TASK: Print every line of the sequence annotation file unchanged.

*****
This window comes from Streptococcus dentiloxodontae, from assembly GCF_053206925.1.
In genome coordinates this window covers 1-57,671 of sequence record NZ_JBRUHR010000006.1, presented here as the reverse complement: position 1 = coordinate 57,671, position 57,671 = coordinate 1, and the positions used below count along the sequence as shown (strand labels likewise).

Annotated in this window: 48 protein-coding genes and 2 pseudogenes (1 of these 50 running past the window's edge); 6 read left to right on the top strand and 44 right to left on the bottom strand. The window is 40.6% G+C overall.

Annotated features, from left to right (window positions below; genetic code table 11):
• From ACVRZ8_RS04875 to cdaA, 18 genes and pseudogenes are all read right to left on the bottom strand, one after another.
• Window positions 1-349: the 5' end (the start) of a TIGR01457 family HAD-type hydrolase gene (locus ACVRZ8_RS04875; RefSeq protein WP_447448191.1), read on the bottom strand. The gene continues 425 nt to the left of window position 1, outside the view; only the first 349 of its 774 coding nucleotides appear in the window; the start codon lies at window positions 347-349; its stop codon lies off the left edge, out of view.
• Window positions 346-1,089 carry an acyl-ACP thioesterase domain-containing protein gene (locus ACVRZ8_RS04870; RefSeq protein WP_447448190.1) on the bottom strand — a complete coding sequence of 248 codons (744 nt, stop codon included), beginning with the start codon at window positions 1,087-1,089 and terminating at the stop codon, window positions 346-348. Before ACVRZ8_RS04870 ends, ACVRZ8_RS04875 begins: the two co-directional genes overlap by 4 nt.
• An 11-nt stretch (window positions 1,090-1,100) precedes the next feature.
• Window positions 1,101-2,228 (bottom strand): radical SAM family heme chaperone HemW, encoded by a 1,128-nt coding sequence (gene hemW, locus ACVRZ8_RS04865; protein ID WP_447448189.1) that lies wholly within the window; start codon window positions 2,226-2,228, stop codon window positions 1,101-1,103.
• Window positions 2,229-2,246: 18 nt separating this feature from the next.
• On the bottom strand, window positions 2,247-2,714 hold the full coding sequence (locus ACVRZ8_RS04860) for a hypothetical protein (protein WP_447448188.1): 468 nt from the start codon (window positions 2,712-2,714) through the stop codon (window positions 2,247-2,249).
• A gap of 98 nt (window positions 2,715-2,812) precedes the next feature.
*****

This window comes from Streptococcus dentiloxodontae, from assembly GCF_053206925.1.
In genome coordinates this window covers 1-57,671 of sequence record NZ_JBRUHR010000006.1, presented here as the reverse complement: position 1 = coordinate 57,671, position 57,671 = coordinate 1, and the positions used below count along the sequence as shown (strand labels likewise).

Annotated in this window: 48 protein-coding genes and 2 pseudogenes (1 of these 50 running past the window's edge); 6 read left to right on the top strand and 44 right to left on the bottom strand. The window is 40.6% G+C overall.

Annotated features, from left to right (window positions below; genetic code table 11):
• From ACVRZ8_RS04875 to cdaA, 18 genes and pseudogenes are all read right to left on the bottom strand, one after another.
• Window positions 1-349: the 5' end (the start) of a TIGR01457 family HAD-type hydrolase gene (locus ACVRZ8_RS04875; RefSeq protein WP_447448191.1), read on the bottom strand. The gene continues 425 nt to the left of window position 1, outside the view; only the first 349 of its 774 coding nucleotides appear in the window; the start codon lies at window positions 347-349; its stop codon lies off the left edge, out of view.
• Window positions 346-1,089 carry an acyl-ACP thioesterase domain-containing protein gene (locus ACVRZ8_RS04870; RefSeq protein WP_447448190.1) on the bottom strand — a complete coding sequence of 248 codons (744 nt, stop codon included), beginning with the start codon at window positions 1,087-1,089 and terminating at the stop codon, window positions 346-348. Before ACVRZ8_RS04870 ends, ACVRZ8_RS04875 begins: the two co-directional genes overlap by 4 nt.
• An 11-nt stretch (window positions 1,090-1,100) precedes the next feature.
• Window positions 1,101-2,228 (bottom strand): radical SAM family heme chaperone HemW, encoded by a 1,128-nt coding sequence (gene hemW, locus ACVRZ8_RS04865; protein ID WP_447448189.1) that lies wholly within the window; start codon window positions 2,226-2,228, stop codon window positions 1,101-1,103.
• Window positions 2,229-2,246: 18 nt separating this feature from the next.
• On the bottom strand, window positions 2,247-2,714 hold the full coding sequence (locus ACVRZ8_RS04860) for a hypothetical protein (protein WP_447448188.1): 468 nt from the start codon (window positions 2,712-2,714) through the stop codon (window positions 2,247-2,249).
• A gap of 98 nt (window positions 2,715-2,812) precedes the next feature.